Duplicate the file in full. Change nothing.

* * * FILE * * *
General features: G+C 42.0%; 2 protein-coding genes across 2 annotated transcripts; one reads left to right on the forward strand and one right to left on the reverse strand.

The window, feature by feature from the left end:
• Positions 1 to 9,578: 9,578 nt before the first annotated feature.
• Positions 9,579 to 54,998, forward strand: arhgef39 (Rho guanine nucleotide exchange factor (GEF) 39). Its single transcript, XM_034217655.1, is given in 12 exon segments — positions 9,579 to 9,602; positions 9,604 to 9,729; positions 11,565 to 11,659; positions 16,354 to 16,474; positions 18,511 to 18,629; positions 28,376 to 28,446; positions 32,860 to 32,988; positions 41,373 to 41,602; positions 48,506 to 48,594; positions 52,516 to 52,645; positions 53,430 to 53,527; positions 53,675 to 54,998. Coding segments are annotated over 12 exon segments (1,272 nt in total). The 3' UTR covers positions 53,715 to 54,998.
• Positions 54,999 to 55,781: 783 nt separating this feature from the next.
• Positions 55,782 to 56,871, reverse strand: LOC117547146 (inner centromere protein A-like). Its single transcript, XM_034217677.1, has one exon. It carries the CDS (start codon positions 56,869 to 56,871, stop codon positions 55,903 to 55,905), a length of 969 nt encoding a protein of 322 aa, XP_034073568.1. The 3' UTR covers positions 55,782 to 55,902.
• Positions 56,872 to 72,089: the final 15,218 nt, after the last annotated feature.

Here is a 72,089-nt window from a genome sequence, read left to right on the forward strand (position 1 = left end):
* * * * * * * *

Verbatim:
General features: G+C 42.0%; 2 protein-coding genes across 2 annotated transcripts; one reads left to right on the forward strand and one right to left on the reverse strand.

The window, feature by feature from the left end:
• Positions 1 to 9,578: 9,578 nt before the first annotated feature.
• Positions 9,579 to 54,998, forward strand: arhgef39 (Rho guanine nucleotide exchange factor (GEF) 39). Its single transcript, XM_034217655.1, is given in 12 exon segments — positions 9,579 to 9,602; positions 9,604 to 9,729; positions 11,565 to 11,659; positions 16,354 to 16,474; positions 18,511 to 18,629; positions 28,376 to 28,446; positions 32,860 to 32,988; positions 41,373 to 41,602; positions 48,506 to 48,594; positions 52,516 to 52,645; positions 53,430 to 53,527; positions 53,675 to 54,998. Coding segments are annotated over 12 exon segments (1,272 nt in total). The 3' UTR covers positions 53,715 to 54,998.
• Positions 54,999 to 55,781: 783 nt separating this feature from the next.
• Positions 55,782 to 56,871, reverse strand: LOC117547146 (inner centromere protein A-like). Its single transcript, XM_034217677.1, has one exon. It carries the CDS (start codon positions 56,869 to 56,871, stop codon positions 55,903 to 55,905), a length of 969 nt encoding a protein of 322 aa, XP_034073568.1. The 3' UTR covers positions 55,782 to 55,902.
• Positions 56,872 to 72,089: the final 15,218 nt, after the last annotated feature.

Here is a 72,089-nt window from a genome sequence, read left to right on the forward strand (position 1 = left end):